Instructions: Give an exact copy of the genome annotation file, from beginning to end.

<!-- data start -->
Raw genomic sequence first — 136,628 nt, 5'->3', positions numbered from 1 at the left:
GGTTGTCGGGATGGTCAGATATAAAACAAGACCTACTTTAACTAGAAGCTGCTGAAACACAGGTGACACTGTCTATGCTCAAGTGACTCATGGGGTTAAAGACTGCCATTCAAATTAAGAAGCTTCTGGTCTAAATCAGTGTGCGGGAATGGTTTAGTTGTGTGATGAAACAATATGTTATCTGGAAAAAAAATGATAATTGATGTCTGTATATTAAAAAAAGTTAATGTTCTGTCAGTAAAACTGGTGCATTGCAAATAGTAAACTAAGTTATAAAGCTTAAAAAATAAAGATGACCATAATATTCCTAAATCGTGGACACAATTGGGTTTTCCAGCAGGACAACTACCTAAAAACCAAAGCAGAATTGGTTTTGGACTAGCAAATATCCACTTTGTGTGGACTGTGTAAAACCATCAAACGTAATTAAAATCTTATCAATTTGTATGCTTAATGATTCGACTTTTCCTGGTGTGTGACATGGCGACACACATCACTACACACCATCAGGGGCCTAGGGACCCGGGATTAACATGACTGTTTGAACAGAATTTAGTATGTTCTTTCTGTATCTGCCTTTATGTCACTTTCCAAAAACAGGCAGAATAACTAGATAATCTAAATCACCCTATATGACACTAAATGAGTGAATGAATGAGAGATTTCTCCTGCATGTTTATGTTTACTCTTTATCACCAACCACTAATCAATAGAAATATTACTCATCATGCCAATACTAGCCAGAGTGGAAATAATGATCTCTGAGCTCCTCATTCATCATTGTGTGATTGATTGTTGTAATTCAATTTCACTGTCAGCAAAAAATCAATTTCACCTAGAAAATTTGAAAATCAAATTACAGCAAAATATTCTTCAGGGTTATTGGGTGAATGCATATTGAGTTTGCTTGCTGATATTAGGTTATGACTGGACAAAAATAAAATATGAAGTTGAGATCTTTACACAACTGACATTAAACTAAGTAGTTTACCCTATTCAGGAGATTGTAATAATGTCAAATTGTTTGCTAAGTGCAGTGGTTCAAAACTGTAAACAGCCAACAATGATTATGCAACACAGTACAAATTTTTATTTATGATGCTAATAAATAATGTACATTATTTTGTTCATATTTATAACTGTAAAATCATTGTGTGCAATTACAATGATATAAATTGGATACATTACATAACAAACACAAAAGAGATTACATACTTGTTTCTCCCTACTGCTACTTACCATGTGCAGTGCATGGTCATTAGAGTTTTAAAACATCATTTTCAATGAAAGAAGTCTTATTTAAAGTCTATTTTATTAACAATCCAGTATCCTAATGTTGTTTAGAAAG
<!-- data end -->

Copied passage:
Raw genomic sequence first — 136,628 nt, 5'->3', positions numbered from 1 at the left:
GGTTGTCGGGATGGTCAGATATAAAACAAGACCTACTTTAACTAGAAGCTGCTGAAACACAGGTGACACTGTCTATGCTCAAGTGACTCATGGGGTTAAAGACTGCCATTCAAATTAAGAAGCTTCTGGTCTAAATCAGTGTGCGGGAATGGTTTAGTTGTGTGATGAAACAATATGTTATCTGGAAAAAAAATGATAATTGATGTCTGTATATTAAAAAAAGTTAATGTTCTGTCAGTAAAACTGGTGCATTGCAAATAGTAAACTAAGTTATAAAGCTTAAAAAATAAAGATGACCATAATATTCCTAAATCGTGGACACAATTGGGTTTTCCAGCAGGACAACTACCTAAAAACCAAAGCAGAATTGGTTTTGGACTAGCAAATATCCACTTTGTGTGGACTGTGTAAAACCATCAAACGTAATTAAAATCTTATCAATTTGTATGCTTAATGATTCGACTTTTCCTGGTGTGTGACATGGCGACACACATCACTACACACCATCAGGGGCCTAGGGACCCGGGATTAACATGACTGTTTGAACAGAATTTAGTATGTTCTTTCTGTATCTGCCTTTATGTCACTTTCCAAAAACAGGCAGAATAACTAGATAATCTAAATCACCCTATATGACACTAAATGAGTGAATGAATGAGAGATTTCTCCTGCATGTTTATGTTTACTCTTTATCACCAACCACTAATCAATAGAAATATTACTCATCATGCCAATACTAGCCAGAGTGGAAATAATGATCTCTGAGCTCCTCATTCATCATTGTGTGATTGATTGTTGTAATTCAATTTCACTGTCAGCAAAAAATCAATTTCACCTAGAAAATTTGAAAATCAAATTACAGCAAAATATTCTTCAGGGTTATTGGGTGAATGCATATTGAGTTTGCTTGCTGATATTAGGTTATGACTGGACAAAAATAAAATATGAAGTTGAGATCTTTACACAACTGACATTAAACTAAGTAGTTTACCCTATTCAGGAGATTGTAATAATGTCAAATTGTTTGCTAAGTGCAGTGGTTCAAAACTGTAAACAGCCAACAATGATTATGCAACACAGTACAAATTTTTATTTATGATGCTAATAAATAATGTACATTATTTTGTTCATATTTATAACTGTAAAATCATTGTGTGCAATTACAATGATATAAATTGGATACATTACATAACAAACACAAAAGAGATTACATACTTGTTTCTCCCTACTGCTACTTACCATGTGCAGTGCATGGTCATTAGAGTTTTAAAACATCATTTTCAATGAAAGAAGTCTTATTTAAAGTCTATTTTATTAACAATCCAGTATCCTAATGTTGTTTAGAAAG